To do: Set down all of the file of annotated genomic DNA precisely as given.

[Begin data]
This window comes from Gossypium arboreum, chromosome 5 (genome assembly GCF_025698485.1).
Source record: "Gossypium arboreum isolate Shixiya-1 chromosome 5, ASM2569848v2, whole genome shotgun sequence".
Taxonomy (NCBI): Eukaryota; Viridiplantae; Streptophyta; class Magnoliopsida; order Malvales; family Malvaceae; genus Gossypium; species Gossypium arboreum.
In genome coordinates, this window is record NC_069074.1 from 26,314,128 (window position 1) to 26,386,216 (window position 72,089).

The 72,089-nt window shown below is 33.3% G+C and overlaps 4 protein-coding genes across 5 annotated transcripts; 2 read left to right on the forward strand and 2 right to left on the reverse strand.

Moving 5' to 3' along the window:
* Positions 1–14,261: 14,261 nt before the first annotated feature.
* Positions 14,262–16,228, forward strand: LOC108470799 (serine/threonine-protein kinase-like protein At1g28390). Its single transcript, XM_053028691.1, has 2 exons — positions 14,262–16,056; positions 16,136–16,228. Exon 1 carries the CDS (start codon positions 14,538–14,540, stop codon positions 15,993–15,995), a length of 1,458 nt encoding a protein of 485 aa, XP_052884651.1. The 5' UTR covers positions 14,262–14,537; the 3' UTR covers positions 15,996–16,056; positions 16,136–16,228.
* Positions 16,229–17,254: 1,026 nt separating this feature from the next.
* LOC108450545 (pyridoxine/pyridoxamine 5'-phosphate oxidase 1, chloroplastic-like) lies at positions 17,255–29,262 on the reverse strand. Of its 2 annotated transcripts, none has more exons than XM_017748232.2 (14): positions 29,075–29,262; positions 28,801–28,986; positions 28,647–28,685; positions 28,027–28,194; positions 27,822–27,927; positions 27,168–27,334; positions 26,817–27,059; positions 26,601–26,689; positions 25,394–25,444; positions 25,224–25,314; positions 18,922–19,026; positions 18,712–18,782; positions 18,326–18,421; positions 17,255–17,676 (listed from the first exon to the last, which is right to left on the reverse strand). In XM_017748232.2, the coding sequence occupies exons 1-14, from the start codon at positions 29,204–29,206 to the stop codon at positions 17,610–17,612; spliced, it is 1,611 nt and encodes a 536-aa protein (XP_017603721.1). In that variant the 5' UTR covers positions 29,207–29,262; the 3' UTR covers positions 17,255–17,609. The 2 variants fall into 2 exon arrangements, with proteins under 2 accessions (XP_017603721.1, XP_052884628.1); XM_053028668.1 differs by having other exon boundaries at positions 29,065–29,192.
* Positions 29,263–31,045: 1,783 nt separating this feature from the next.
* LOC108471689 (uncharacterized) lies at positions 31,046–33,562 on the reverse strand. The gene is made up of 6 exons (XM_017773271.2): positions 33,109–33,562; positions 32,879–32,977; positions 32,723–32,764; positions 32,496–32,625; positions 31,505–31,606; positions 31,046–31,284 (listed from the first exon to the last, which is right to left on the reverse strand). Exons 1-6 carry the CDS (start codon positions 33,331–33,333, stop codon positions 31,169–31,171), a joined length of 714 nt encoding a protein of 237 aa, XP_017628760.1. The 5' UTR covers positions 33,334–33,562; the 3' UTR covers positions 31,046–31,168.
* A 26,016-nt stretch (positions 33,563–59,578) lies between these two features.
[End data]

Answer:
This window comes from Gossypium arboreum, chromosome 5 (genome assembly GCF_025698485.1).
Source record: "Gossypium arboreum isolate Shixiya-1 chromosome 5, ASM2569848v2, whole genome shotgun sequence".
Taxonomy (NCBI): Eukaryota; Viridiplantae; Streptophyta; class Magnoliopsida; order Malvales; family Malvaceae; genus Gossypium; species Gossypium arboreum.
In genome coordinates, this window is record NC_069074.1 from 26,314,128 (window position 1) to 26,386,216 (window position 72,089).

The 72,089-nt window shown below is 33.3% G+C and overlaps 4 protein-coding genes across 5 annotated transcripts; 2 read left to right on the forward strand and 2 right to left on the reverse strand.

Moving 5' to 3' along the window:
* Positions 1–14,261: 14,261 nt before the first annotated feature.
* Positions 14,262–16,228, forward strand: LOC108470799 (serine/threonine-protein kinase-like protein At1g28390). Its single transcript, XM_053028691.1, has 2 exons — positions 14,262–16,056; positions 16,136–16,228. Exon 1 carries the CDS (start codon positions 14,538–14,540, stop codon positions 15,993–15,995), a length of 1,458 nt encoding a protein of 485 aa, XP_052884651.1. The 5' UTR covers positions 14,262–14,537; the 3' UTR covers positions 15,996–16,056; positions 16,136–16,228.
* Positions 16,229–17,254: 1,026 nt separating this feature from the next.
* LOC108450545 (pyridoxine/pyridoxamine 5'-phosphate oxidase 1, chloroplastic-like) lies at positions 17,255–29,262 on the reverse strand. Of its 2 annotated transcripts, none has more exons than XM_017748232.2 (14): positions 29,075–29,262; positions 28,801–28,986; positions 28,647–28,685; positions 28,027–28,194; positions 27,822–27,927; positions 27,168–27,334; positions 26,817–27,059; positions 26,601–26,689; positions 25,394–25,444; positions 25,224–25,314; positions 18,922–19,026; positions 18,712–18,782; positions 18,326–18,421; positions 17,255–17,676 (listed from the first exon to the last, which is right to left on the reverse strand). In XM_017748232.2, the coding sequence occupies exons 1-14, from the start codon at positions 29,204–29,206 to the stop codon at positions 17,610–17,612; spliced, it is 1,611 nt and encodes a 536-aa protein (XP_017603721.1). In that variant the 5' UTR covers positions 29,207–29,262; the 3' UTR covers positions 17,255–17,609. The 2 variants fall into 2 exon arrangements, with proteins under 2 accessions (XP_017603721.1, XP_052884628.1); XM_053028668.1 differs by having other exon boundaries at positions 29,065–29,192.
* Positions 29,263–31,045: 1,783 nt separating this feature from the next.
* LOC108471689 (uncharacterized) lies at positions 31,046–33,562 on the reverse strand. The gene is made up of 6 exons (XM_017773271.2): positions 33,109–33,562; positions 32,879–32,977; positions 32,723–32,764; positions 32,496–32,625; positions 31,505–31,606; positions 31,046–31,284 (listed from the first exon to the last, which is right to left on the reverse strand). Exons 1-6 carry the CDS (start codon positions 33,331–33,333, stop codon positions 31,169–31,171), a joined length of 714 nt encoding a protein of 237 aa, XP_017628760.1. The 5' UTR covers positions 33,334–33,562; the 3' UTR covers positions 31,046–31,168.
* A 26,016-nt stretch (positions 33,563–59,578) lies between these two features.